UBC prof sees minimal impact of randomized ballot on Vancouver election

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      In this year’s fall election, candidates in Vancouver will be listed on the ballot in random instead of alphabetical order.

      The new system is supposed to remove the advantage of candidates whose names are on the top of an alphabetically ordered ballot.

      Richard Johnston, a professor at UBC’s department of political science, agrees that a randomized ballot is generally fairer than an alphabetical listing.

      However, Johnston doubts whether the new system of listing candidates is going to affect much the outcome of the October 20 election.

      “At the end of the day, I don’t think it will be a big story in terms of consequences for success or failure,” Johnston told the Georgia Straight in a phone interview Wednesday (August 8).

      The UBC professor explained that it’s because party affiliation matters more for voters.

      “In Vancouver elections, we know the party affiliation of most of the candidates. It’s a meaningful label,” Johnston said.

      This means, for example, that if voters are indignant with a certain party, they will purposely not vote for candidates representing that electoral organization.

      If certain parties expect to benefit from the randomized order of candidates, Johnston said that their gains will probably be “minimal”, especially for seats in council.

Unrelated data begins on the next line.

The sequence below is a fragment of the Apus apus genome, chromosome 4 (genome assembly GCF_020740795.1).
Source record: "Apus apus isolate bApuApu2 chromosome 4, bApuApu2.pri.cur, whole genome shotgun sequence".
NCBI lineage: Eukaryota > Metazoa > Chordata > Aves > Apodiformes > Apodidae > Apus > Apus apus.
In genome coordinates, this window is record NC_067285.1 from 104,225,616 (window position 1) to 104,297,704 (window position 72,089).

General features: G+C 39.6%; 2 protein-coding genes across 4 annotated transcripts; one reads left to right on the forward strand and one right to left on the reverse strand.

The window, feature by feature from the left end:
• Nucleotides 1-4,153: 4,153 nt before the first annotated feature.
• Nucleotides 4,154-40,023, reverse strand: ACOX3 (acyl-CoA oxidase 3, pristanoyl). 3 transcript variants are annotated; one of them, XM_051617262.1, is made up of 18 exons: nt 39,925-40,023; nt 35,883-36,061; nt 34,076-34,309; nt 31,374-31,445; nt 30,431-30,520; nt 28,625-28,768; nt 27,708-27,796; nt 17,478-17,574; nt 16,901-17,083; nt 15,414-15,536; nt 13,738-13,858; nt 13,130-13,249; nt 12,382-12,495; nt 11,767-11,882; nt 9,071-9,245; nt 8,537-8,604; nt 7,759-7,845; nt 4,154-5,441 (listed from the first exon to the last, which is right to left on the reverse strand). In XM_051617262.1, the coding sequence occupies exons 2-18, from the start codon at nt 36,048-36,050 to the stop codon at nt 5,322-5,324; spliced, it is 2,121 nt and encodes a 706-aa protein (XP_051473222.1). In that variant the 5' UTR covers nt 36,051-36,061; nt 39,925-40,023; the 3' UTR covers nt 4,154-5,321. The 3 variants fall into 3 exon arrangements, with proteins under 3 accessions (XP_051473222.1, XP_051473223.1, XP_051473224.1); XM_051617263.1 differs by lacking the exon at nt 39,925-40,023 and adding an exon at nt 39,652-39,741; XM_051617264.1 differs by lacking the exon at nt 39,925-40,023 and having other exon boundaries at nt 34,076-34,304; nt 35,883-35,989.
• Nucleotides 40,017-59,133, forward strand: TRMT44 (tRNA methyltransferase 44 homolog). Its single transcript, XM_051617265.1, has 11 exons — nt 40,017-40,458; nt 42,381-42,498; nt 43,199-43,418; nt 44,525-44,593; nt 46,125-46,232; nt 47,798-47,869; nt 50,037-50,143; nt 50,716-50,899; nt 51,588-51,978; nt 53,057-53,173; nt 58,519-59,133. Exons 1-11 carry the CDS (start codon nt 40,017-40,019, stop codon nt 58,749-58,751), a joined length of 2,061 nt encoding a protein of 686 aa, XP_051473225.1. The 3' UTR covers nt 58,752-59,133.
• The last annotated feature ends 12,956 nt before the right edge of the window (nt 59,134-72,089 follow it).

“The most important single piece of information would be the party with which the candidate is affiliated, and then to the extent that there are departures from that, it would tend to reflect the fact that some councillors are more prominent than others,” Johnston said. “Some councillors, almost regardless of party, have had very long careers, and that makes them more prominent.”

      Of the current 10 councillors, only three are running for new terms, namely Adriane Carr of the Green Party, Heather Deal of the ruling Vision Vancouver, and Melissa De Genova of the Non-Partisan Association.

      New names will be in contention for council, and according to Johnston, this is a situation wherein party affiliations matter even more.

      “Party names may be more important than in the recent past because of the very novelty of the candidacies,” Johnston said. “You know, we won’t be relying on tried and true names quite as much, although I think that probably that the handful of returning councillors, Adriane Carr for example, will probably benefit on balance. But again, not because of any change of the ballot, but because simply the field of competitors is…less well known.”

      Council voted last June for a randomized ballot for mayor, council, and park board. The move followed a motion in April by Vision councillor Andrea Reimer.

      School board approved in July to adopt the same listing system. 

      According to a city staff report that council considered in making the shift away from alphabetical listing, "If the proposed by-law is enacted, the upcoming 2018 municipal general election will be the first time that Vancouver voters will vote with a randomized ballot order."